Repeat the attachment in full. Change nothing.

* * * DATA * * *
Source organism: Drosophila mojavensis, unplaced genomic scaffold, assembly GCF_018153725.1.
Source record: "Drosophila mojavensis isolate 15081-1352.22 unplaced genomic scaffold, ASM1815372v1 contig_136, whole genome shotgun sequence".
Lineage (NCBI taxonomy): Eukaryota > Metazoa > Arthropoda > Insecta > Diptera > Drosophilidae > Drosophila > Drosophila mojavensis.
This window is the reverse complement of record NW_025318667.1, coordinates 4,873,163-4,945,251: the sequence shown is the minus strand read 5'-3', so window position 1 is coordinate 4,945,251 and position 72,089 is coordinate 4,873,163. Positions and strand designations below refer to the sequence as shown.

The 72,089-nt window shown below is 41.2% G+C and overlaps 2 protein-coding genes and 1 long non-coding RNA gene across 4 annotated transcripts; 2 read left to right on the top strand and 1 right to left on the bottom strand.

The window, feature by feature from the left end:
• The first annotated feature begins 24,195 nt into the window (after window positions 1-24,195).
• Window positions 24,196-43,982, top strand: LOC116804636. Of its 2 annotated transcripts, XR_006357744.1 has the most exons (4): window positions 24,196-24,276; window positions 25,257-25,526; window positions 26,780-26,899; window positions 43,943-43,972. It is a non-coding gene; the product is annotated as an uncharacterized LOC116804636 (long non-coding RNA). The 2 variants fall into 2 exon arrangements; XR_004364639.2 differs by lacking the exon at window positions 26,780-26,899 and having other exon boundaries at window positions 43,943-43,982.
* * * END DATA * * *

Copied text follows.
Source organism: Drosophila mojavensis, unplaced genomic scaffold, assembly GCF_018153725.1.
Source record: "Drosophila mojavensis isolate 15081-1352.22 unplaced genomic scaffold, ASM1815372v1 contig_136, whole genome shotgun sequence".
Lineage (NCBI taxonomy): Eukaryota > Metazoa > Arthropoda > Insecta > Diptera > Drosophilidae > Drosophila > Drosophila mojavensis.
This window is the reverse complement of record NW_025318667.1, coordinates 4,873,163-4,945,251: the sequence shown is the minus strand read 5'-3', so window position 1 is coordinate 4,945,251 and position 72,089 is coordinate 4,873,163. Positions and strand designations below refer to the sequence as shown.

The 72,089-nt window shown below is 41.2% G+C and overlaps 2 protein-coding genes and 1 long non-coding RNA gene across 4 annotated transcripts; 2 read left to right on the top strand and 1 right to left on the bottom strand.

The window, feature by feature from the left end:
• The first annotated feature begins 24,195 nt into the window (after window positions 1-24,195).
• Window positions 24,196-43,982, top strand: LOC116804636. Of its 2 annotated transcripts, XR_006357744.1 has the most exons (4): window positions 24,196-24,276; window positions 25,257-25,526; window positions 26,780-26,899; window positions 43,943-43,972. It is a non-coding gene; the product is annotated as an uncharacterized LOC116804636 (long non-coding RNA). The 2 variants fall into 2 exon arrangements; XR_004364639.2 differs by lacking the exon at window positions 26,780-26,899 and having other exon boundaries at window positions 43,943-43,982.